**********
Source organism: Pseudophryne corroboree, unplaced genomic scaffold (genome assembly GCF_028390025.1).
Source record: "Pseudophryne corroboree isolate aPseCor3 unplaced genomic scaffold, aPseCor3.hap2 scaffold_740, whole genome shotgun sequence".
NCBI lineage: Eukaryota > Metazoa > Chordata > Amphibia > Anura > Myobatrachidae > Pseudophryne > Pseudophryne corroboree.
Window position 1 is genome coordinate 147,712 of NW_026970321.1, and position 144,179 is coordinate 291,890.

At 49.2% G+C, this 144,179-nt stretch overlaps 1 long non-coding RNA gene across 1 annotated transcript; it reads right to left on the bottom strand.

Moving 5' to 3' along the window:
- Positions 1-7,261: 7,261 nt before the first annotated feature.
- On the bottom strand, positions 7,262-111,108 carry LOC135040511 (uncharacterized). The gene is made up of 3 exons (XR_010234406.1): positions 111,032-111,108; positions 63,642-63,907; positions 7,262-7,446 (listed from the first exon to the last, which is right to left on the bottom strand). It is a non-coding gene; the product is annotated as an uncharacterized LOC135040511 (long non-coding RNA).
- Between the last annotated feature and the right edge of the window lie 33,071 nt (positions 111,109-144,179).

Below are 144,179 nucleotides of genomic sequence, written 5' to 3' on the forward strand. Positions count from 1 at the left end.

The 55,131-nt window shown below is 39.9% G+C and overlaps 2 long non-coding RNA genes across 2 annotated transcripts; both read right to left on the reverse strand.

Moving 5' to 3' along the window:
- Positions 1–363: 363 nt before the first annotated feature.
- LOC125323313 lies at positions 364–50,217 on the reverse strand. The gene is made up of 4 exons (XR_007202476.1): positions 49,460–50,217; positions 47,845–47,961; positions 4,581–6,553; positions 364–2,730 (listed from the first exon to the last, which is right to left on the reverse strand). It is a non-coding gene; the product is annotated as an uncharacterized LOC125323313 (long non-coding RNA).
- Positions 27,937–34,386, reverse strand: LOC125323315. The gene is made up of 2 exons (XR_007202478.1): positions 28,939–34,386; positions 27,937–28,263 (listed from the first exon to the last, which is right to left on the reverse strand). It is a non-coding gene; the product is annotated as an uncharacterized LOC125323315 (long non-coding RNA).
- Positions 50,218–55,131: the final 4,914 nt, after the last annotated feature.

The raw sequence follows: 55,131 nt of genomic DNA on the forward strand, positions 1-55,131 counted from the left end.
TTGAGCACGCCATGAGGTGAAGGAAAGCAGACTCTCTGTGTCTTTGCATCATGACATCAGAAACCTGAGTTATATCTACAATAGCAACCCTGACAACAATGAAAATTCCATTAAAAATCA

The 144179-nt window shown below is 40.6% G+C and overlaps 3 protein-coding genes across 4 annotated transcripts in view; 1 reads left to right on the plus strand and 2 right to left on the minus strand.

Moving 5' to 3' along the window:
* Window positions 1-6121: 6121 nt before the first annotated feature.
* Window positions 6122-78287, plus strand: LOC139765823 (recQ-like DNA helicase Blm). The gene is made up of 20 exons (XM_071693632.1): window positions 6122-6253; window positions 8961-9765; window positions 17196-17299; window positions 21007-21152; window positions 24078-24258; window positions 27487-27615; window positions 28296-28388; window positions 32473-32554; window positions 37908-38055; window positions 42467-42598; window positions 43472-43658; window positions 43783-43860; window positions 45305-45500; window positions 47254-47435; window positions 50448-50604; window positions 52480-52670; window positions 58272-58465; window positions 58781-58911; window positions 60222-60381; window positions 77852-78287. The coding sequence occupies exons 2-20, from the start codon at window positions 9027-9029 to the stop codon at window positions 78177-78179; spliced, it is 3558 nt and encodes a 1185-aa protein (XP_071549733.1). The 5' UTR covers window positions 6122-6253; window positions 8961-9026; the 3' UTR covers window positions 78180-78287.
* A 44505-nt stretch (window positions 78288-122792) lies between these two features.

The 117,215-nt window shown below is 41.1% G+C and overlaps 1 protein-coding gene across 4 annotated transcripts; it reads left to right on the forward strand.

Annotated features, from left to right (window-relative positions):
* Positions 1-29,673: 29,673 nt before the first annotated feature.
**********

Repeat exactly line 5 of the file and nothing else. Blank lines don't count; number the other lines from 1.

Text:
At 49.2% G+C, this 144,179-nt stretch overlaps 1 long non-coding RNA gene across 1 annotated transcript; it reads right to left on the bottom strand.